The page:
Field Note #116. On "Risk Creep + Risk Sweep"

Source: Tom Horlick-Jones, "Risk and Time: From Existential Anxiety to Post-Enlightenment Fantasy" in Health, Risk & Society 15 (2013), p. 489-493

A Personal Context.

In Field Note #101: On "Metacrisis + Crypto (part 2)," I claimed that risk had become my boundary object, the substrate that supports exploration of all areas of personal & professional interest, including and especially investing.  

Most investors, entrepreneurs, and professed risk-takers seem to pay lip service to risk.  I am still rather perplexed that no one had even mentioned Frank Knight's essential work (see Field Note #16: On "Knightian Risk, Uncertainty, Profit") at the "fancy pants" institutions where I had sojourned.  

So, perhaps these Notes that deepen my appreciation (if not understanding) of risk serve to make up for missed opportunity.  Or perhaps the lost time has actually served to concentrate my mind and sharpen my sense of responsibility (from the ground, not a high horse) for what to do about the pervasive risk ignorance, at a minimum in the investing domain, but hopefully beyond.  

Thanks for indulging the brief personal detour.

Some Key Ideas.

  1. Risk Creep.  
    Uncle point goes up (see Field Note #91 that introduces the pragmatic necessity of knowing one's uncle point).  An "important lesson...lies in the potential for institutional creep to occur, in which, in the absence of failures, the level of 'acceptable' risk rises implicitly over time" (p. 491).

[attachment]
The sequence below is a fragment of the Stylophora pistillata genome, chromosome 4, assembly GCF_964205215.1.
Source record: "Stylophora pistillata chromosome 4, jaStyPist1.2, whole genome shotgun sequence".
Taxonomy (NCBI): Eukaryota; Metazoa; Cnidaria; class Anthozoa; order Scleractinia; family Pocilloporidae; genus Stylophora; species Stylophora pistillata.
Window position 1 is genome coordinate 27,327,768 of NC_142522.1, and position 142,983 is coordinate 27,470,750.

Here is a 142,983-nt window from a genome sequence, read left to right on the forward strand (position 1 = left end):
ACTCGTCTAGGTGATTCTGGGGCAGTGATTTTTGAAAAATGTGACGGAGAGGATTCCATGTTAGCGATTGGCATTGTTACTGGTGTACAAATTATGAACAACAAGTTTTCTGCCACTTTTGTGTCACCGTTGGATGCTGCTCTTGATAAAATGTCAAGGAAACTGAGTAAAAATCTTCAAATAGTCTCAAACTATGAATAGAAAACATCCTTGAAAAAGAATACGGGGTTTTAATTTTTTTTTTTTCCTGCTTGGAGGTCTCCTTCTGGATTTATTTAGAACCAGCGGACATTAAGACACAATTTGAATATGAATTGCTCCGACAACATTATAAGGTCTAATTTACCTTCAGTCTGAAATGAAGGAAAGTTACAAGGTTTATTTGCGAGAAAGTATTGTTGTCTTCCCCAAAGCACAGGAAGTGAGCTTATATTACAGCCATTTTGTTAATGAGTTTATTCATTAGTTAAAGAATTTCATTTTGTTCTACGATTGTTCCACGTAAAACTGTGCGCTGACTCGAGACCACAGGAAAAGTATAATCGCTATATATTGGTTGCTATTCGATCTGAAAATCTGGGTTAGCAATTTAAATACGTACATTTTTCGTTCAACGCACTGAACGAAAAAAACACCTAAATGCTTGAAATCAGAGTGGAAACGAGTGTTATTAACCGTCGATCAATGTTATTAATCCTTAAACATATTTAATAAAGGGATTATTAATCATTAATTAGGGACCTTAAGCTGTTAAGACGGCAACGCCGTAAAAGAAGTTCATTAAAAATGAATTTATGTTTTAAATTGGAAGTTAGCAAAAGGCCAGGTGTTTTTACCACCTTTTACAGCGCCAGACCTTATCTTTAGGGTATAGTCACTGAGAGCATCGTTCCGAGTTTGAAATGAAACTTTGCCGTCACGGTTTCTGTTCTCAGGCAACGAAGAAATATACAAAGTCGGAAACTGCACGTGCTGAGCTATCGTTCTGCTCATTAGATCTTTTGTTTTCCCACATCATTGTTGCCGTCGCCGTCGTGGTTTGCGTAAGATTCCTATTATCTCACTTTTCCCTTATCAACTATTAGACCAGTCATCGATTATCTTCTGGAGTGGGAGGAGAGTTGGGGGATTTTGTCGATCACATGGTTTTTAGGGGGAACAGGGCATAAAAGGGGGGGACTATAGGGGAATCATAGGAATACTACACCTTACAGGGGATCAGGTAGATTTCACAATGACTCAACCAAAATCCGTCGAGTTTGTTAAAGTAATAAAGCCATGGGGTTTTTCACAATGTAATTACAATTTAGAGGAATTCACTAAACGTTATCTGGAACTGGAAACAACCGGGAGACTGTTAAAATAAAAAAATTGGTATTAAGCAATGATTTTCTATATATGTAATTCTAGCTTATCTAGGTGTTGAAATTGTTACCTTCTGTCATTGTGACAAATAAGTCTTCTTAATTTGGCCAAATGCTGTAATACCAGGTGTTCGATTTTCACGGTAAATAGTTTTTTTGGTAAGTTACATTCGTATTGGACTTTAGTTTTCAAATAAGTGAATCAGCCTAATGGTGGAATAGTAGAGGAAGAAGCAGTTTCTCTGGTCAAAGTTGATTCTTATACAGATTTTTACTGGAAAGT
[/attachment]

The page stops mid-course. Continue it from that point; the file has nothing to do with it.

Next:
This is seen in a normalization of reckless risk seeking (from the venture incentives to "break stuff" to liquid crypto hedge fund managers casually dismissing 80%+ drawdowns as "oh that's crypto, NBD").  

    In fact, the irony might be that when failures actually occur, the risk creep in certain corridors (venture? crypto?) intensifies ("that's a failure of the traditional world; double down here").
  2. Risk Sweep.  
    What domain is the following description about?  

    Hint: there is more than one.

    "The tendency towards risk analysis becoming a rhetoric that serves to obscure a source of residual risk that is portrayed as negligible was responsible for perhaps the most significant failure in recent years....It is difficult to find a better example of how ostensibly sophisticated risk-management techniques produced a fantasy of control within a community of professionals, who were in the thrall of a collective exercise of normalization of deviance." (p. 491, emphasis added)

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